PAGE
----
25. Wilma is a great role model. Thank you for writing this wonderful book to bring her story to kid’s of today and the future. Looking forward to reading it.

  26. I love the way you’ve imagined the real Wilma through the eyes of a fictional child–can’t wait to read it!

  27. I cannot wait to read this one, Pat! It is such an inspiring story, and Frank Morrison’s art is perfect! Congrats to you!

  28. I can’t wait to read this book! I love books that inspire;)

  29. This looks like a fantastic books!

  30. What great and inspiring quotes. I’m so looking forward to reading this book. Congratulations!

  31. Sounds like a wonderful book. I’ve learned something about Wilma just from this blog post. All I really knew about her before was that she was an olympic medalist! I’d love to add this book to my collection.

  32. I can’t wait to read this inspiring book! Thank you for sharing the story behind it.

  33. Hi Pat! Congratulations on this book – can’t wait to read it! As for what inspires me, YOU inspire me, old friend. =)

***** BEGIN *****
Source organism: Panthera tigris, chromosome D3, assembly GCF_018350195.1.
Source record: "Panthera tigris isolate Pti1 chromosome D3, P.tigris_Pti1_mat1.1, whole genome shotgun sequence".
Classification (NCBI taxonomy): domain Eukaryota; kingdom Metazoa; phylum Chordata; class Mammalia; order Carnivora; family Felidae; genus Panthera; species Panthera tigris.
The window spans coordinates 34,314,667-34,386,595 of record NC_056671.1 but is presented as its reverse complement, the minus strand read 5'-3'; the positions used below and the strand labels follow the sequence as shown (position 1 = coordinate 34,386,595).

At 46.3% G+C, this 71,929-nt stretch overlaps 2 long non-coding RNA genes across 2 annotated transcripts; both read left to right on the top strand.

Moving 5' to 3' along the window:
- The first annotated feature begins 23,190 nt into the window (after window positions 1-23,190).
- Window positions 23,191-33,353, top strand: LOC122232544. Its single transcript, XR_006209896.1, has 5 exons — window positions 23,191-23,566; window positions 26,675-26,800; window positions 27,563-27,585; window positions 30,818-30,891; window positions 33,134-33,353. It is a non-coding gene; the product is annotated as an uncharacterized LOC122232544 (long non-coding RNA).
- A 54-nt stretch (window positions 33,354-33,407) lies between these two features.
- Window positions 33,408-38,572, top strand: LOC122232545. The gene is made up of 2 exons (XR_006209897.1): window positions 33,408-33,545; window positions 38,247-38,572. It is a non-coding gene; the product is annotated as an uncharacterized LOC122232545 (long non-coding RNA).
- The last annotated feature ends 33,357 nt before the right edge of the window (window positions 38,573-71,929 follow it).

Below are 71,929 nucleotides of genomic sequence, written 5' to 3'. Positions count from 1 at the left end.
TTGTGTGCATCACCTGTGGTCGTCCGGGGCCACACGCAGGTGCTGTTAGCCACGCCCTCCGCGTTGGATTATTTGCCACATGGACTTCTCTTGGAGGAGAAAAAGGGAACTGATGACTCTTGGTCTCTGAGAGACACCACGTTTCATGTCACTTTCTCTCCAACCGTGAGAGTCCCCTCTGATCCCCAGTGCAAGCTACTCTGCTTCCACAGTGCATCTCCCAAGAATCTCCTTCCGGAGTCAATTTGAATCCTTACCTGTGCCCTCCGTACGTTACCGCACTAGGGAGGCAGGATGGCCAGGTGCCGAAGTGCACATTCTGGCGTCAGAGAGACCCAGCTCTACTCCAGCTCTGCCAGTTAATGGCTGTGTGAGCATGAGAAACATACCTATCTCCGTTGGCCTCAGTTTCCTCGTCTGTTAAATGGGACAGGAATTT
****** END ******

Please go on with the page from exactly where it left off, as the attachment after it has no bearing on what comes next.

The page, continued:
34. I’m still stuck on the 22 children. WOW! But seriously, this sounds like an incredible read about an incredible girl. Cannot wait! Congrats, Pat.

  35. It sounds absolutely lovely! Congratulations.

  36. Thanks for sharing the story’s journey, Pat. I am inspired by the power of books to introduce us to people we might never otherwise have met.

  37. As a reading specialist/reading coach, I’d go into classrooms and model reading lessons for the teachers. In fifth grade–in preparation for the Illinois Standardized Achievement Test–I’d hand out a biography about Wilma Rudolph for the kids to read. Then I’d ask them the four types of comprehension questions. Anyway, I loved introducing kids to Wilma Rudolph. We even had an actor play the Olympian winner at an assembly. And, Pat, you asked who inspires me . . . anyone who puts others first.